We're coming to
suck your blood give you video games
All the official announcements in official PR PowerUp language will be put on the Myspace page and Myspace blog. This blog is about me, not PowerUp Games. However, I work for Powerup Games, and in accordance with my culture I identify myself a lot by what I do for a living. Occasionally, you'll be hearing about PowerUp, like right now.
So, work. Brad (my boss) is on vacation, but I really, really need him to get back so we can change the copy on the website. I'd been adding friends on the PowerUp Games Myspace page and then I saw this beautiful bit of copy on PowerUp's homepage: "Get one of the most powerful game systems at least on this planet (like you didn\'t already know) and Blue Ray, a whole bunch of other amazingly powerful stuff and two teraflops of floating point performance. That means a whole lot of flipping fun. And other prizes and toys to make your friends jealous. Sign up and win today!"
So anyway, we're giving away a $599 gift card and all you have to do is sacrifice one of your emails to the spam gods or whatever and you're entered. I don't want too many people to see this copy (more particularly, without reading what I have to say about it), because as a gamer, and someone who is now writing to gamers, I am constantly reminded that you can count on gamers to not hesitate to blackball anyone or anything from the community. That is, if something is completely ridiculous, someone won't hesitate to laugh. Vehemently. I personally don't want PowerUp Games to be the kind of idea that started out well, then was obliterated by the criticism of the Internet's denizens, the kind so withering that high school students receiving the same type of criticism later go on to be regulars at the university counseling center. I mean, since PowerUp Games (technically) funds my ability to eat, sleep, and play video games all in the same place, I want it to succeed. Also, I think it's a damn good idea, one that will at least make a big impact on a corner of the gaming community. See, the people who play games and the people who make them don't interact very much. It's usually something like this lovely graph that I did not make using a free and basic Microsoft program:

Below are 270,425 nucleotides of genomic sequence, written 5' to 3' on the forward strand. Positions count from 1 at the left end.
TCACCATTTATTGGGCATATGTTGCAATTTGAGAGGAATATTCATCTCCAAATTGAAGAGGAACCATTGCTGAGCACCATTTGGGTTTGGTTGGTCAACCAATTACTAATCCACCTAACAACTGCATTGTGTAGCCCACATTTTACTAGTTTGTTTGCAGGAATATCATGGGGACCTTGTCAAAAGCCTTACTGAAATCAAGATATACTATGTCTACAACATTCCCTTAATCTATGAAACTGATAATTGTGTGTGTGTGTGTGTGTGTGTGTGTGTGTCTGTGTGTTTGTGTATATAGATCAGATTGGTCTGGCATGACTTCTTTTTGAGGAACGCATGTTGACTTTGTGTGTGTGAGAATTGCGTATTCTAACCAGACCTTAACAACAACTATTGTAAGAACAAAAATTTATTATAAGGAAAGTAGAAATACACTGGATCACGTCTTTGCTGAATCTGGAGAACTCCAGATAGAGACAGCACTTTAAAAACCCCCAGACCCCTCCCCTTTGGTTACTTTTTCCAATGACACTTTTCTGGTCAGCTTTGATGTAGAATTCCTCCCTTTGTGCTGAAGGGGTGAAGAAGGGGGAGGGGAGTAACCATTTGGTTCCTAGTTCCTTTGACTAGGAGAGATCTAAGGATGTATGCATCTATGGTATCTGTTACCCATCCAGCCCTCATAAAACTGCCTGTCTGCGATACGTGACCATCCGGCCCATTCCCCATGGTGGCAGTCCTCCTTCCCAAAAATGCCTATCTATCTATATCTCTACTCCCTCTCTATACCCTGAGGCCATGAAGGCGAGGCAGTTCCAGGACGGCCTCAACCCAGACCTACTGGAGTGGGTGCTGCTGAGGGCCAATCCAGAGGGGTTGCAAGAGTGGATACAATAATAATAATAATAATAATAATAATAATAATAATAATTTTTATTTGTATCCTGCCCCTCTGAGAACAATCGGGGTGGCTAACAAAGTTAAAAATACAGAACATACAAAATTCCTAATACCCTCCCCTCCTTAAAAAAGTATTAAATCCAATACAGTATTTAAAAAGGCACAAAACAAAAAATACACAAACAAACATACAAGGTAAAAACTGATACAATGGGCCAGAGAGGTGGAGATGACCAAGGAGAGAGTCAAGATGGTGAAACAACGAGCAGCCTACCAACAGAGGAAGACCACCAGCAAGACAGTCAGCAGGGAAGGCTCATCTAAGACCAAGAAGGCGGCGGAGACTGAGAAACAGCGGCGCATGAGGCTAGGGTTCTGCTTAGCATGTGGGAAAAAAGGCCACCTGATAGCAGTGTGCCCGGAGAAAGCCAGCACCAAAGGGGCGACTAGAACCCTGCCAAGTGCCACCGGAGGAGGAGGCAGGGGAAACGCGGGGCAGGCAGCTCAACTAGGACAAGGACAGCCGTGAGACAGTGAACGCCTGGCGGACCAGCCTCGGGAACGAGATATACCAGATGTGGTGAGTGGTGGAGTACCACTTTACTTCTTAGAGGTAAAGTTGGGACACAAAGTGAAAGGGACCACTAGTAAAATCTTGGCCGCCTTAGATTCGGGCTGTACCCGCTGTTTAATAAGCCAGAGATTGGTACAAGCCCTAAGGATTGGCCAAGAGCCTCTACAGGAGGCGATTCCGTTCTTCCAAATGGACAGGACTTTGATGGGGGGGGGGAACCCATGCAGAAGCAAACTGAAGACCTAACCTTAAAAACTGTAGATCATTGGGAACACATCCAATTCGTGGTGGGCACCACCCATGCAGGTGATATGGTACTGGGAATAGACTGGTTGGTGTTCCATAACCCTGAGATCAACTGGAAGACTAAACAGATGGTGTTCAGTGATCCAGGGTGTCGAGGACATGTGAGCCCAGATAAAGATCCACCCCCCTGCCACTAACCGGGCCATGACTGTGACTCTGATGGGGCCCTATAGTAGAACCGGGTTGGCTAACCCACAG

In case it' s not clear: the rectangle represents the game publishers and developers, the oval represents the potential buyer. The rounded rectangles are the thought processes and decisions of the buyer.
The thing to notice here is that the gamer, or buyer, didn't say anything to the company before the game was made. Once it's made, it's made. But not if they interject before it's made. That's what we're hoping to do. Plus, many times a good, innovative game doesn't sell well, and if the word gets out that a game PowerUp Games is featuring is going to be phenomenal, you'll hear about games you may not have otherwise. This will make everyone in the equation happy.
That's what PowerUp is going to do, and that's what I think about it. We're coming very soon. As soon as we get the details worked out with some companies and we actually have the games, we will start getting our name out more, and things will get more interesting.
Until then, I'm going to try not to think about what "two teraflops of floating point performance" means.